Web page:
Ali Baba Hero of the tale “Ali Baba and the Forty Thieves” included in The Thousand and One Nights but not in any manuscript copy of the work. It first appeared in the French translation of the Nights by Galland, who heard the tale from a Christian Syrian, Youhenna Diab. Ali Baba and his brother Kassim live in Persia. One day Ali Baba, while collecting wood in the forest, sees 40 thieves enter a cave after saying: “Open, Sesame!” At the first opportunity Ali goes to the cave and says the magic words. It opens, and he discovers that the cave is filled with gold and treasure. He takes some of it home, and in a short time his brother also discovers the secret. Kassim enters the cave but forgets the magic words needed to get out. The thieves return, kill Kassim, cut him into quarters, and hang him in the cave. Ali goes in search of his brother and, finding the body, takes it to a cobbler who can sew it back together so that Kassim’s death will appear natural. Through the cobbler, the thieves come
in search of Ali in order to kill him too. The head thief poses as an oil merchant and enters Ali’s house. He asks Ali if he may store his oil jars in the shed, and Ali agrees. A thief is hiding in each of the jars except one, waiting to kill Ali. The maid, Morgiana, needing some oil, goes to the jars. One of the men hears her approach and asks if it is time to come out. She replies, “Not yet.” Deciding that they must be robbers, she fills a caldron from the single jar that contains oil and pours the oil over the thieves, killing all of them. Ali, in gratitude, then marries Morgiana to his nephew, or in some versions to his son. The tale of Ali Baba is one of the most popular in the entire collection. It was made into an opera seven times and was filmed in 1902, 1919, 1943, 1952, and 1962. Comic variations, with Eddie Cantor in 1938 (Ali Baba Goes to Town) and Fernandel in 1954, also have been filmed. Hidden treasure is a common legend motif.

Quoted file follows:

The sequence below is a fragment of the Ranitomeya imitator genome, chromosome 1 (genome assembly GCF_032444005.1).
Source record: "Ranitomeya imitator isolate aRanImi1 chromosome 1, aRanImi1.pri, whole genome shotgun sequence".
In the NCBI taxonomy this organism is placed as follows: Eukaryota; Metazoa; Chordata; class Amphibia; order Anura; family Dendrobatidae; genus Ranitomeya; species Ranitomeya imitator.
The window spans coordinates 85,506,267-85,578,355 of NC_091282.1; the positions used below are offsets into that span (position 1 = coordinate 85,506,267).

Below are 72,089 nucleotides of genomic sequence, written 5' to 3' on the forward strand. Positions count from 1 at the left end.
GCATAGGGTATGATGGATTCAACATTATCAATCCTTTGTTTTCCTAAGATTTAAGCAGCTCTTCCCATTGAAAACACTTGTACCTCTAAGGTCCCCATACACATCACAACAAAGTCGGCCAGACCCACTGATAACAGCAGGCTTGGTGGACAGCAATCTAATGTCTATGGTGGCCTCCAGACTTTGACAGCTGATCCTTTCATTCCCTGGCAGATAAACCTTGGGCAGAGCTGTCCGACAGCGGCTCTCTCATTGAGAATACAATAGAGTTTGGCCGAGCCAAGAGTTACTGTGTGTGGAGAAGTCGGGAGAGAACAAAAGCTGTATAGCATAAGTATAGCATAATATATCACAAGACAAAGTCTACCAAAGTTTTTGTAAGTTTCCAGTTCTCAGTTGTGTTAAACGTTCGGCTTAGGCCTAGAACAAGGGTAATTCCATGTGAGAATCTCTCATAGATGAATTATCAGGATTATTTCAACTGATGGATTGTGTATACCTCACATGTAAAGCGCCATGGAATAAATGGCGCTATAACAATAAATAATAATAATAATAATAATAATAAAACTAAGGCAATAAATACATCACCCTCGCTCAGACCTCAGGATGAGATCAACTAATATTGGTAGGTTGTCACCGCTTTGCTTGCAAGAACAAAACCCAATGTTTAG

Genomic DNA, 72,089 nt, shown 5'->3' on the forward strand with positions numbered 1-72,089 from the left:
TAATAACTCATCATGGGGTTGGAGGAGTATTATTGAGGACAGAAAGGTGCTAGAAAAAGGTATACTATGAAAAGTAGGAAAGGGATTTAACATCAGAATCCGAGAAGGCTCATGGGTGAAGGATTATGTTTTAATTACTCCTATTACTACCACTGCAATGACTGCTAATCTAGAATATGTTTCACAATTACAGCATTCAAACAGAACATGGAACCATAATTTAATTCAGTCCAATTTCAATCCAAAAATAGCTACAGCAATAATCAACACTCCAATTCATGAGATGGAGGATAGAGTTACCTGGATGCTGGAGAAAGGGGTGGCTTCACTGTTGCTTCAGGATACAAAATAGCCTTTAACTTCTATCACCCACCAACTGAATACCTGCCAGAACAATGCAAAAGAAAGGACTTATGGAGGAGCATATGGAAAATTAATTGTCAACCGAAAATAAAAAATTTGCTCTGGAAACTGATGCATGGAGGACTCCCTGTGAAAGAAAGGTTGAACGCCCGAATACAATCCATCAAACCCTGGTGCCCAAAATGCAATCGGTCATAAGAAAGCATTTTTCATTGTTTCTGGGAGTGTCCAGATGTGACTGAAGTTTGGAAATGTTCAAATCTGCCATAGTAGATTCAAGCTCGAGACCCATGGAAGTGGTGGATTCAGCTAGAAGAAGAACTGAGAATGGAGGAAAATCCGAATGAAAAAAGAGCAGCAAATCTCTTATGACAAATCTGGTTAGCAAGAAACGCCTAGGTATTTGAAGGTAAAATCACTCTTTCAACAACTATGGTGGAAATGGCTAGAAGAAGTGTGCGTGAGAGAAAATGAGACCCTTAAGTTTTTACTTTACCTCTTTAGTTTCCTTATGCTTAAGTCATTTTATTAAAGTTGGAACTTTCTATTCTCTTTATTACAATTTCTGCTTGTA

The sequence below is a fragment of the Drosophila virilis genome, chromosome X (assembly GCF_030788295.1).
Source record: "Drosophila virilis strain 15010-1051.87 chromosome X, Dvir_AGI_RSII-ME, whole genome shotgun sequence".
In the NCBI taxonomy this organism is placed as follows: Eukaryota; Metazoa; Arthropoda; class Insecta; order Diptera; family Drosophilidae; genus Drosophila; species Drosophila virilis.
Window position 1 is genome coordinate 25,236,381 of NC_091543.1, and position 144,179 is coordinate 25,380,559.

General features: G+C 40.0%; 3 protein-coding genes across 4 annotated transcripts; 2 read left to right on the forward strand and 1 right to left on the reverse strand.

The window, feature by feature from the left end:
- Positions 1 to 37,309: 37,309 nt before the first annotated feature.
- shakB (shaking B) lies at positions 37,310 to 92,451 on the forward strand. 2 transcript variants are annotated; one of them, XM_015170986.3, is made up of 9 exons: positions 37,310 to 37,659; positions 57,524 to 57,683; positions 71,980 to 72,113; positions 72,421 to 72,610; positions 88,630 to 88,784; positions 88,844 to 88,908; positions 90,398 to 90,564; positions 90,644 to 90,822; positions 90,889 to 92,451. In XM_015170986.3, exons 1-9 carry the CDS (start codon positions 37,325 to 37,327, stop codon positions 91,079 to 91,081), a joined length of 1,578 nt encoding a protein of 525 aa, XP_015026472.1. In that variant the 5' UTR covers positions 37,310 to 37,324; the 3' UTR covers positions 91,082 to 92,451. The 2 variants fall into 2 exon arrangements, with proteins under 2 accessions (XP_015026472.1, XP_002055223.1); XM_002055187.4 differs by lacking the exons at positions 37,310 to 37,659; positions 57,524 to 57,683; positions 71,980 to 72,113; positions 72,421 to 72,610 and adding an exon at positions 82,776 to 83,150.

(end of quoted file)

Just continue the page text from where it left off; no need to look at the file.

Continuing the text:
From the Encyclopedia of World Mythology and Legend, Third Edition – Written by Anthony S. Mercatante & James R. Dow
Copyright © 2009 by Anthony S. Mercatante